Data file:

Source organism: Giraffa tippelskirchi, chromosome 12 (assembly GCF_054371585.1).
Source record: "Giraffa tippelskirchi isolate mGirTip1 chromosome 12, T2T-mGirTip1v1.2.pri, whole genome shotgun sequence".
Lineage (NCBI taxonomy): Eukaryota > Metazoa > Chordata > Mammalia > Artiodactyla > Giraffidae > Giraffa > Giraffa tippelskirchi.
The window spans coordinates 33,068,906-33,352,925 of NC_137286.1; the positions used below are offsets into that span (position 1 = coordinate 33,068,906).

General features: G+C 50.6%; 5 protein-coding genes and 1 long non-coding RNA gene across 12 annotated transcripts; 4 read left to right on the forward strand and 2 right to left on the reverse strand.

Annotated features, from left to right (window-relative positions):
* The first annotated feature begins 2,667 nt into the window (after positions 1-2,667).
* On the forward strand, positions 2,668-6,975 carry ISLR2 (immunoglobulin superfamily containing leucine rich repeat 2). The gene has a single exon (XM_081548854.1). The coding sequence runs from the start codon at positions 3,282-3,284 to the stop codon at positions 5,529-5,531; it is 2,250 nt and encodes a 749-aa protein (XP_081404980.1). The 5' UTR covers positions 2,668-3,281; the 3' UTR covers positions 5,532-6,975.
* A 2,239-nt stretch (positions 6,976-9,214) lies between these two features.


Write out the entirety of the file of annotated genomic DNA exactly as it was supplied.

Source organism: Giraffa tippelskirchi, chromosome 12 (assembly GCF_054371585.1).
Source record: "Giraffa tippelskirchi isolate mGirTip1 chromosome 12, T2T-mGirTip1v1.2.pri, whole genome shotgun sequence".
Lineage (NCBI taxonomy): Eukaryota > Metazoa > Chordata > Mammalia > Artiodactyla > Giraffidae > Giraffa > Giraffa tippelskirchi.
The window spans coordinates 33,068,906-33,352,925 of NC_137286.1; the positions used below are offsets into that span (position 1 = coordinate 33,068,906).

General features: G+C 50.6%; 5 protein-coding genes and 1 long non-coding RNA gene across 12 annotated transcripts; 4 read left to right on the forward strand and 2 right to left on the reverse strand.

Annotated features, from left to right (window-relative positions):
* The first annotated feature begins 2,667 nt into the window (after positions 1-2,667).
* On the forward strand, positions 2,668-6,975 carry ISLR2 (immunoglobulin superfamily containing leucine rich repeat 2). The gene has a single exon (XM_081548854.1). The coding sequence runs from the start codon at positions 3,282-3,284 to the stop codon at positions 5,529-5,531; it is 2,250 nt and encodes a 749-aa protein (XP_081404980.1). The 5' UTR covers positions 2,668-3,281; the 3' UTR covers positions 5,532-6,975.
* A 2,239-nt stretch (positions 6,976-9,214) lies between these two features.